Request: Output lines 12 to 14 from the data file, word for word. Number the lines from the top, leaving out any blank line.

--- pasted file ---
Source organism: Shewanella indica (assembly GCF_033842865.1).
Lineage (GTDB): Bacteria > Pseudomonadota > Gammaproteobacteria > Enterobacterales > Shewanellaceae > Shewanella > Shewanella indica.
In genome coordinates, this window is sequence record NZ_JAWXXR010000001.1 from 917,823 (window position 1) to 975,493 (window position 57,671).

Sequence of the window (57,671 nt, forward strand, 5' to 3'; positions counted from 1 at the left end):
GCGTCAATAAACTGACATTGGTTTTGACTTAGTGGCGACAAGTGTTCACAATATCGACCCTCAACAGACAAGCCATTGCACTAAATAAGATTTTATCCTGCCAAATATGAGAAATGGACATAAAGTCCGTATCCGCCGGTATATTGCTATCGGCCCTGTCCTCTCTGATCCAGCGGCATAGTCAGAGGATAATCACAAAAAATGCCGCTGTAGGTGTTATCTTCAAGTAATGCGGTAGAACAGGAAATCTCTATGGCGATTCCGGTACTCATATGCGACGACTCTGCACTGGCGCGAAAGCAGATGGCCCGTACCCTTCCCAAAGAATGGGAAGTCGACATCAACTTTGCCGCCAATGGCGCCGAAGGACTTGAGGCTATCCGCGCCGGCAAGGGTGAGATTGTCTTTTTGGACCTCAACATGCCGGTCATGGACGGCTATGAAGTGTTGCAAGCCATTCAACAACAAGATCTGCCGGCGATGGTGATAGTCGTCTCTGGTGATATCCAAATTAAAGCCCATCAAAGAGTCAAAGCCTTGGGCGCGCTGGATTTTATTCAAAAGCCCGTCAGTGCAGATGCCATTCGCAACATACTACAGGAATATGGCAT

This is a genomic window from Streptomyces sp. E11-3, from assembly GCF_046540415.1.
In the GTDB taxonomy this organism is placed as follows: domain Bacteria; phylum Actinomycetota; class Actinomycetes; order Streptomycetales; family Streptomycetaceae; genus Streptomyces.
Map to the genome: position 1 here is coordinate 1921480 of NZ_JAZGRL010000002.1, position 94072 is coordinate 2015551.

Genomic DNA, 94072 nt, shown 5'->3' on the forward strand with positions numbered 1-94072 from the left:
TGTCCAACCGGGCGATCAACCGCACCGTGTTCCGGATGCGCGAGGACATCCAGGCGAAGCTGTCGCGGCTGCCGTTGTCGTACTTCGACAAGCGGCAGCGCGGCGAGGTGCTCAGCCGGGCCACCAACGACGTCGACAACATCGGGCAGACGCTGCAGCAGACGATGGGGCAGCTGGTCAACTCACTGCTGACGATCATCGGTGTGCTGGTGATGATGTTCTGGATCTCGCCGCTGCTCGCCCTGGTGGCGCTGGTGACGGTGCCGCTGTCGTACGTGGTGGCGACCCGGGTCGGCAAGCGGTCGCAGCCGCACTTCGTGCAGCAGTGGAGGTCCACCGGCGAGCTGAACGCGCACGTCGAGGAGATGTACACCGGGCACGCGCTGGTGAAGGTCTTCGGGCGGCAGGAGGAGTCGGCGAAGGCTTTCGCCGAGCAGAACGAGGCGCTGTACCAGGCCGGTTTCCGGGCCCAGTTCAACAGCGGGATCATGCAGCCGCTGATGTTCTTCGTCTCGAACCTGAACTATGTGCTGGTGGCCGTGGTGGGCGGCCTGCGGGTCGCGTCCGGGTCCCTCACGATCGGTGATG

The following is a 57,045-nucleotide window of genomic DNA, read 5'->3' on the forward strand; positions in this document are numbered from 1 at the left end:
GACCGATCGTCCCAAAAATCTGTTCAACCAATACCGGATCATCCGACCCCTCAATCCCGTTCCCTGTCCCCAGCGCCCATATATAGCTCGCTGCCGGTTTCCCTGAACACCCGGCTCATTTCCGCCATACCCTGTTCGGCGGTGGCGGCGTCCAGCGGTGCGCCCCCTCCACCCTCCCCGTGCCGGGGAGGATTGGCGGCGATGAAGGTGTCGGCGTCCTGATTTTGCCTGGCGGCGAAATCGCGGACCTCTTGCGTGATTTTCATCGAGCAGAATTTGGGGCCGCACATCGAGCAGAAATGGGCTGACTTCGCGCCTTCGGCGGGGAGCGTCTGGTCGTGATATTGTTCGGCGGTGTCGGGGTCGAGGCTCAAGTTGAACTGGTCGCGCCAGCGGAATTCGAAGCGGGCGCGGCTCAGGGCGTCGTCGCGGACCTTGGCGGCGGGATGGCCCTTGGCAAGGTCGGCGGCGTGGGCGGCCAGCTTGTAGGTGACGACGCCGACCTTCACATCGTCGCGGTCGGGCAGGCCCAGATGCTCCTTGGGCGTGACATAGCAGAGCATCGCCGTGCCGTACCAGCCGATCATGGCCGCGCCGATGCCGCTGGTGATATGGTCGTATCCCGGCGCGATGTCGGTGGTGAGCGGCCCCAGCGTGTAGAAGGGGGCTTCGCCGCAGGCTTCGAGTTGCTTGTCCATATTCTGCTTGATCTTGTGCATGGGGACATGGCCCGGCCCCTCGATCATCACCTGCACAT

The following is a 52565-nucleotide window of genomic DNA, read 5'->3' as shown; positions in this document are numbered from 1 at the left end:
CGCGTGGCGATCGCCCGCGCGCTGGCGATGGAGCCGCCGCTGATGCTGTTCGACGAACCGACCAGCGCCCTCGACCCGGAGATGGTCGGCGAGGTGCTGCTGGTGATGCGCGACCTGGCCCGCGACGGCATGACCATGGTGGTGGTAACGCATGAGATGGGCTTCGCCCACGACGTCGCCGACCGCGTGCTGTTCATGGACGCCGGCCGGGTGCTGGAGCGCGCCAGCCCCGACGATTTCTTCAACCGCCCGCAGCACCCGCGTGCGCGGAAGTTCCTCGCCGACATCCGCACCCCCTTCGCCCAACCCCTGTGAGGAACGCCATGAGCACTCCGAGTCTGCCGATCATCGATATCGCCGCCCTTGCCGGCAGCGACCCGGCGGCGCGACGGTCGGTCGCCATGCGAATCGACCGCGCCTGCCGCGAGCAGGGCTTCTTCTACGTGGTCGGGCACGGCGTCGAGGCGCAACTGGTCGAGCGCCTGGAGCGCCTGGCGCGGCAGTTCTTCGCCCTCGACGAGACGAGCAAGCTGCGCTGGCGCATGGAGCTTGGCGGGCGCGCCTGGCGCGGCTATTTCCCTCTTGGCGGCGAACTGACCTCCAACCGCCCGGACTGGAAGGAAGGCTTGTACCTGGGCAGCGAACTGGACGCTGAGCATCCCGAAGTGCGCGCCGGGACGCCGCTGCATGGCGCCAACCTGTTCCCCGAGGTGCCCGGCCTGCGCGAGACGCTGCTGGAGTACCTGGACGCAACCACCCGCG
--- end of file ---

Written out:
GACCGATCGTCCCAAAAATCTGTTCAACCAATACCGGATCATCCGACCCCTCAATCCCGTTCCCTGTCCCCAGCGCCCATATATAGCTCGCTGCCGGTTTCCCTGAACACCCGGCTCATTTCCGCCATACCCTGTTCGGCGGTGGCGGCGTCCAGCGGTGCGCCCCCTCCACCCTCCCCGTGCCGGGGAGGATTGGCGGCGATGAAGGTGTCGGCGTCCTGATTTTGCCTGGCGGCGAAATCGCGGACCTCTTGCGTGATTTTCATCGAGCAGAATTTGGGGCCGCACATCGAGCAGAAATGGGCTGACTTCGCGCCTTCGGCGGGGAGCGTCTGGTCGTGATATTGTTCGGCGGTGTCGGGGTCGAGGCTCAAGTTGAACTGGTCGCGCCAGCGGAATTCGAAGCGGGCGCGGCTCAGGGCGTCGTCGCGGACCTTGGCGGCGGGATGGCCCTTGGCAAGGTCGGCGGCGTGGGCGGCCAGCTTGTAGGTGACGACGCCGACCTTCACATCGTCGCGGTCGGGCAGGCCCAGATGCTCCTTGGGCGTGACATAGCAGAGCATCGCCGTGCCGTACCAGCCGATCATGGCCGCGCCGATGCCGCTGGTGATATGGTCGTATCCCGGCGCGATGTCGGTGGTGAGCGGCCCCAGCGTGTAGAAGGGGGCTTCGCCGCAGGCTTCGAGTTGCTTGTCCATATTCTGCTTGATCTTGTGCATGGGGACATGGCCCGGCCCCTCGATCATCACCTGCACAT

The following is a 52565-nucleotide window of genomic DNA, read 5'->3' as shown; positions in this document are numbered from 1 at the left end:
CGCGTGGCGATCGCCCGCGCGCTGGCGATGGAGCCGCCGCTGATGCTGTTCGACGAACCGACCAGCGCCCTCGACCCGGAGATGGTCGGCGAGGTGCTGCTGGTGATGCGCGACCTGGCCCGCGACGGCATGACCATGGTGGTGGTAACGCATGAGATGGGCTTCGCCCACGACGTCGCCGACCGCGTGCTGTTCATGGACGCCGGCCGGGTGCTGGAGCGCGCCAGCCCCGACGATTTCTTCAACCGCCCGCAGCACCCGCGTGCGCGGAAGTTCCTCGCCGACATCCGCACCCCCTTCGCCCAACCCCTGTGAGGAACGCCATGAGCACTCCGAGTCTGCCGATCATCGATATCGCCGCCCTTGCCGGCAGCGACCCGGCGGCGCGACGGTCGGTCGCCATGCGAATCGACCGCGCCTGCCGCGAGCAGGGCTTCTTCTACGTGGTCGGGCACGGCGTCGAGGCGCAACTGGTCGAGCGCCTGGAGCGCCTGGCGCGGCAGTTCTTCGCCCTCGACGAGACGAGCAAGCTGCGCTGGCGCATGGAGCTTGGCGGGCGCGCCTGGCGCGGCTATTTCCCTCTTGGCGGCGAACTGACCTCCAACCGCCCGGACTGGAAGGAAGGCTTGTACCTGGGCAGCGAACTGGACGCTGAGCATCCCGAAGTGCGCGCCGGGACGCCGCTGCATGGCGCCAACCTGTTCCCCGAGGTGCCCGGCCTGCGCGAGACGCTGCTGGAGTACCTGGACGCAACCACCCGCG